By Claudette Young
For many years I was a ghost. Yes, I was. I slipped in and out of the writing scene, leaving behind few traces of myself. And now, when others learn of this potentially lurid/sordid past, questions get fired my way.
It’s time to reveal how some ghosts begin and end writing careers by describing my own sortie into this profession.
A profession it is. Some ghost writers never write under their own name. They prefer anonymity. Hiding in the darkness, the mouse can be a lion—or a dragon. Fear of personal exposure keeps them tethered to contracts requiring them to never reveal what they’ve written or for whom.
Mine isn’t that tale, however. I wrote under my own name for many years. Academic, corporate project/press work, journalistic work, advertising, children’s literature, articles for writers, etc. I never kept to one form or interest. Then, one day, another writer came to me and asked a favor.
The writer needed help. She was overloaded with writing obligations and not enough time to fulfill them. She asked if I could write a coursework handbook for her if she gave me her notes. There was a time crunch involved, but she’d pay me for the haste.
Since she was one of my favorite people, I agreed. I didn’t have anything in contractual works right then and had the time. That handbook became my first ghost job. I still look back on it fondly. Other than the money, the best payment was when she told me she couldn’t tell my writing from her own. Still makes me smile.
It wasn’t long until the next job appeared—another writer. A mutual acquaintance of mine and the one I’d just worked for. Satisfaction comes in many guises and so do jobs. Writing in a new style, new syntax, was both a challenge and a pleasure. And there was the pitfall for me.
I’d worked as an ARC reviewer for a couple of specialized publishers for about a year when I was approached by one of them to take on another kind of project. I accepted that commission and went on to do others for them over the next year or two before moving on to other types of writing.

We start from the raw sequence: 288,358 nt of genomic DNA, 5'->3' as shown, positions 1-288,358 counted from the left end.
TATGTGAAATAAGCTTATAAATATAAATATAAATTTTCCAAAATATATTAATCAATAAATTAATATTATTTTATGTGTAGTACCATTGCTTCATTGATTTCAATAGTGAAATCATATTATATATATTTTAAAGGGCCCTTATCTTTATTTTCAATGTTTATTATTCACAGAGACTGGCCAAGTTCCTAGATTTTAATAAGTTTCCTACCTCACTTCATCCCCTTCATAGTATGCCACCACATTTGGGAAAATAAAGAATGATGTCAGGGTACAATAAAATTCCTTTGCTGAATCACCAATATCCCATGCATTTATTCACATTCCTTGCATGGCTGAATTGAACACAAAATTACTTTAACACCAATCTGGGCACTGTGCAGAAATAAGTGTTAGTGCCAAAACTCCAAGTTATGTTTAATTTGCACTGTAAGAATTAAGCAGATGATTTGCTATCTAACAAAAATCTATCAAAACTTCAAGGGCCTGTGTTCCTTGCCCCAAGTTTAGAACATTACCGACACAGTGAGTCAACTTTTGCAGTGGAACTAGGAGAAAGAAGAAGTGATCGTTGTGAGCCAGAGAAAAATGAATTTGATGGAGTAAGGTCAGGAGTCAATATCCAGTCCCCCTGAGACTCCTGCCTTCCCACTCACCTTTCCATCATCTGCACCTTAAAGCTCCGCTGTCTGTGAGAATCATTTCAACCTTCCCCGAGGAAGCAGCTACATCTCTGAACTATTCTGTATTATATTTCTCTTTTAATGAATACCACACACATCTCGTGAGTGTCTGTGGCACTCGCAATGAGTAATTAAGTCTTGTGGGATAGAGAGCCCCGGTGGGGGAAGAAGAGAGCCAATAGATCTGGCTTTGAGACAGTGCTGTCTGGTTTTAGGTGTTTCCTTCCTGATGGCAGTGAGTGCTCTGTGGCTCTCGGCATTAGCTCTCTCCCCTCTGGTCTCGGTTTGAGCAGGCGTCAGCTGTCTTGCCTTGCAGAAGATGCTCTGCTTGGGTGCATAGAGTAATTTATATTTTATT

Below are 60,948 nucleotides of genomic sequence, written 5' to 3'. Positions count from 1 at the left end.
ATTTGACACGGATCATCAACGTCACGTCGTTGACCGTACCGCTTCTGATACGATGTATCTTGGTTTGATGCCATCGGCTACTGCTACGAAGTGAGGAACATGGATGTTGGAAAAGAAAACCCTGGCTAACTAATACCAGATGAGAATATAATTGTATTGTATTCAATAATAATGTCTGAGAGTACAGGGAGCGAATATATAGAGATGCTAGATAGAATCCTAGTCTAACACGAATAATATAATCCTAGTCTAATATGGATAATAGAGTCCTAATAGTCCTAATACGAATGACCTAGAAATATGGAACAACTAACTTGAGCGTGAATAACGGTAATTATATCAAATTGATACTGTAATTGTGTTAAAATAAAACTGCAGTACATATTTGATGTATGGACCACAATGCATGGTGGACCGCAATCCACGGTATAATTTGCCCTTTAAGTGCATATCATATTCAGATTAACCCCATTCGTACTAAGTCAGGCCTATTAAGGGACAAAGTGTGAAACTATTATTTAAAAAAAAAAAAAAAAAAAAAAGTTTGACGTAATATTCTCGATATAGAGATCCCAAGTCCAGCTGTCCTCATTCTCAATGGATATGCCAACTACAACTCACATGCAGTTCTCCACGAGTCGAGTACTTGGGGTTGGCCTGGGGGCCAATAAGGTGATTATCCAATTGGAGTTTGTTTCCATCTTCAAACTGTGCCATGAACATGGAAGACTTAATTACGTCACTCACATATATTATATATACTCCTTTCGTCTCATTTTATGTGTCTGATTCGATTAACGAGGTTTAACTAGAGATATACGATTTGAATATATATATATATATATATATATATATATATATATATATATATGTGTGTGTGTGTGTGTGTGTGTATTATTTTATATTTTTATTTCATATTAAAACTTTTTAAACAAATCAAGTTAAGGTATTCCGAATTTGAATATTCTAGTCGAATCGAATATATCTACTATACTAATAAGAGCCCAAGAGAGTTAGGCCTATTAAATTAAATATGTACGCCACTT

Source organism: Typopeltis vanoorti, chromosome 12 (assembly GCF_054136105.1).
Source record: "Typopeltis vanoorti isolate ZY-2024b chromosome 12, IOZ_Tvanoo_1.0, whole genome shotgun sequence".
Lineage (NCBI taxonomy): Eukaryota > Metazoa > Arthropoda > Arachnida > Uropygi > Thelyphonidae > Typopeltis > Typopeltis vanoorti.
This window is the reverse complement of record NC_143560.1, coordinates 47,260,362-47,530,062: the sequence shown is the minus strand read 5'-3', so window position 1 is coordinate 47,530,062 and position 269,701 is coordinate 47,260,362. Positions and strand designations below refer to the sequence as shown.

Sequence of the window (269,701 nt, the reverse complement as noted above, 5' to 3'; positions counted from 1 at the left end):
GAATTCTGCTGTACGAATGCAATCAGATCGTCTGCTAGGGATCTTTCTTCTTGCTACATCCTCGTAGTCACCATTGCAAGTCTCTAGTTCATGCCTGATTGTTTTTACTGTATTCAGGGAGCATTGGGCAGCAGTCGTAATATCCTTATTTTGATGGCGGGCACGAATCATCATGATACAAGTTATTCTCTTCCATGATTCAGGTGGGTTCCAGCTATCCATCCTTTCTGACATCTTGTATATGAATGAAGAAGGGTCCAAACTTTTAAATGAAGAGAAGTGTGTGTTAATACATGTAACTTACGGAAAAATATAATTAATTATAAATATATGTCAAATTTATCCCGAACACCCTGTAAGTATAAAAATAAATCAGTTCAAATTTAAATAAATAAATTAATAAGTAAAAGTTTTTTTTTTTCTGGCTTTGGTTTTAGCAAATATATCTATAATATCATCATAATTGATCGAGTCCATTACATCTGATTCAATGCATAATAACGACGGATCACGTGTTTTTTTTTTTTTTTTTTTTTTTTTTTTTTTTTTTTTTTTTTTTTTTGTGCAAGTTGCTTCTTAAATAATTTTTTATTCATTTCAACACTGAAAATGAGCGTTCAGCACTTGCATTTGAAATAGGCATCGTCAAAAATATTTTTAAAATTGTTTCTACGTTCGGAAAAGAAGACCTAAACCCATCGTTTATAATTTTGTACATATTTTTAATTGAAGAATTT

I’d learned something critical about myself by that time. When I tried to go back to my own style, I couldn’t. It was no longer there. It had been buried or obliterated by the overlays of so many other people’s styles through the years.
It’s cool to have my writing style compared to Andre Norton or Douglas Adams. Or even to have my poetry sound like Whitman. Unfortunately, the compliment falls far short after a while. I still don’t sound like me. I’ve lost a part of myself in other people’s voices.
When I recognized what had happened, I ceased all contracted ghosting. It was time to be myself and come out into the light again.
It’s taken me several years, much angst, many trials and false starts to get back a semblance of my true writing style. I still find myself slipping back into Douglas Adams occasionally. (His Universe is pervasive sometimes.)
As for perks of ghosting, there are some. But hassles arise too. Perks mean decent checks in the mail for work done. It means the possibility of never going without work, especially if you can hook up with a decent publisher.
The cons, though, can be many. Fighting deadlines, last-minute turn-around edits that should take days but are needed in hours, cranky editors, and lost sleep over insignificant details. All this and more comes with the territory. And never forget, your name does not appear as a by-line or on a cover.
Like I said, it’s taken years to come back to myself. I still do small projects, work on large ones, like novels and screenplays. I still publish, though I don’t market myself. I just don’t feel the need.
But, rebuilding the boldness and self-assuredness that were my hallmarks at the very beginning of my writing experience is more difficult than finding my true voice. That takes more work than anything else.
I never wrote for fame or fortune. I wrote for me and any pleasure others gained from my words. I forgot how to do that along the way. Now, I must rediscover that path.
It’s my hope that any who choose to allow their words to paint pictures for others to explore can find and adhere to the writing path that best suits their needs. And, of course, enjoy each moment of their journey.